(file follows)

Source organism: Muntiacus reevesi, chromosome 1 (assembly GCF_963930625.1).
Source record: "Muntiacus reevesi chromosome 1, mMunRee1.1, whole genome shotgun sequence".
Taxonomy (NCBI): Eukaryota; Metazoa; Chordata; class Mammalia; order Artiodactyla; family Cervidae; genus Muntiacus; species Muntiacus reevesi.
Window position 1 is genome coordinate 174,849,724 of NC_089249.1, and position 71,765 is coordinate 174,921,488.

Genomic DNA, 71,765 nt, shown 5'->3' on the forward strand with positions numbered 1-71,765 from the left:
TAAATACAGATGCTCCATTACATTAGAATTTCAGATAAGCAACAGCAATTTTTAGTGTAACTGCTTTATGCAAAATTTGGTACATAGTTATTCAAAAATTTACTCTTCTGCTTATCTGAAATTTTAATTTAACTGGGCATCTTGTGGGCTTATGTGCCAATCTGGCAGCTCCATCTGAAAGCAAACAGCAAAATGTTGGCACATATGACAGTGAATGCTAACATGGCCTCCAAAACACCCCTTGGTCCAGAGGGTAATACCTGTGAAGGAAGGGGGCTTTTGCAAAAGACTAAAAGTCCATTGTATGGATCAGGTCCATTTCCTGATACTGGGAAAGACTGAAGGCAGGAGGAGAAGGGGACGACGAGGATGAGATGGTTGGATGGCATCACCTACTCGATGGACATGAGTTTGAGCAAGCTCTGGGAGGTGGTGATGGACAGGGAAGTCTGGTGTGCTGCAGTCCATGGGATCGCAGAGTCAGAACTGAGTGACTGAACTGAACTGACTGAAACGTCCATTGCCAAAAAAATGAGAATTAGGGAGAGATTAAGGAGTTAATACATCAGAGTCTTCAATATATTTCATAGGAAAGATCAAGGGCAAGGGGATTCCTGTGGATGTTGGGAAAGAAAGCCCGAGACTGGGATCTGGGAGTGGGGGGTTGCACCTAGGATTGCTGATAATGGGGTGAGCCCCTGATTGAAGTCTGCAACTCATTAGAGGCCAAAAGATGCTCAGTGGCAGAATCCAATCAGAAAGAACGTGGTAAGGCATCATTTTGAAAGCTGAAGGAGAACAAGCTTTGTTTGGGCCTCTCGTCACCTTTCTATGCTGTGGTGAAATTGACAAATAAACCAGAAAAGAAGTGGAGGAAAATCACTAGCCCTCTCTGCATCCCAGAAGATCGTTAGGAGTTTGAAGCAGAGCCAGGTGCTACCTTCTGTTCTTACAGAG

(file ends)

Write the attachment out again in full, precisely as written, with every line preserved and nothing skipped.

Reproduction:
Source organism: Muntiacus reevesi, chromosome 1 (assembly GCF_963930625.1).
Source record: "Muntiacus reevesi chromosome 1, mMunRee1.1, whole genome shotgun sequence".
Taxonomy (NCBI): Eukaryota; Metazoa; Chordata; class Mammalia; order Artiodactyla; family Cervidae; genus Muntiacus; species Muntiacus reevesi.
Window position 1 is genome coordinate 174,849,724 of NC_089249.1, and position 71,765 is coordinate 174,921,488.

Genomic DNA, 71,765 nt, shown 5'->3' on the forward strand with positions numbered 1-71,765 from the left:
TAAATACAGATGCTCCATTACATTAGAATTTCAGATAAGCAACAGCAATTTTTAGTGTAACTGCTTTATGCAAAATTTGGTACATAGTTATTCAAAAATTTACTCTTCTGCTTATCTGAAATTTTAATTTAACTGGGCATCTTGTGGGCTTATGTGCCAATCTGGCAGCTCCATCTGAAAGCAAACAGCAAAATGTTGGCACATATGACAGTGAATGCTAACATGGCCTCCAAAACACCCCTTGGTCCAGAGGGTAATACCTGTGAAGGAAGGGGGCTTTTGCAAAAGACTAAAAGTCCATTGTATGGATCAGGTCCATTTCCTGATACTGGGAAAGACTGAAGGCAGGAGGAGAAGGGGACGACGAGGATGAGATGGTTGGATGGCATCACCTACTCGATGGACATGAGTTTGAGCAAGCTCTGGGAGGTGGTGATGGACAGGGAAGTCTGGTGTGCTGCAGTCCATGGGATCGCAGAGTCAGAACTGAGTGACTGAACTGAACTGACTGAAACGTCCATTGCCAAAAAAATGAGAATTAGGGAGAGATTAAGGAGTTAATACATCAGAGTCTTCAATATATTTCATAGGAAAGATCAAGGGCAAGGGGATTCCTGTGGATGTTGGGAAAGAAAGCCCGAGACTGGGATCTGGGAGTGGGGGGTTGCACCTAGGATTGCTGATAATGGGGTGAGCCCCTGATTGAAGTCTGCAACTCATTAGAGGCCAAAAGATGCTCAGTGGCAGAATCCAATCAGAAAGAACGTGGTAAGGCATCATTTTGAAAGCTGAAGGAGAACAAGCTTTGTTTGGGCCTCTCGTCACCTTTCTATGCTGTGGTGAAATTGACAAATAAACCAGAAAAGAAGTGGAGGAAAATCACTAGCCCTCTCTGCATCCCAGAAGATCGTTAGGAGTTTGAAGCAGAGCCAGGTGCTACCTTCTGTTCTTACAGAG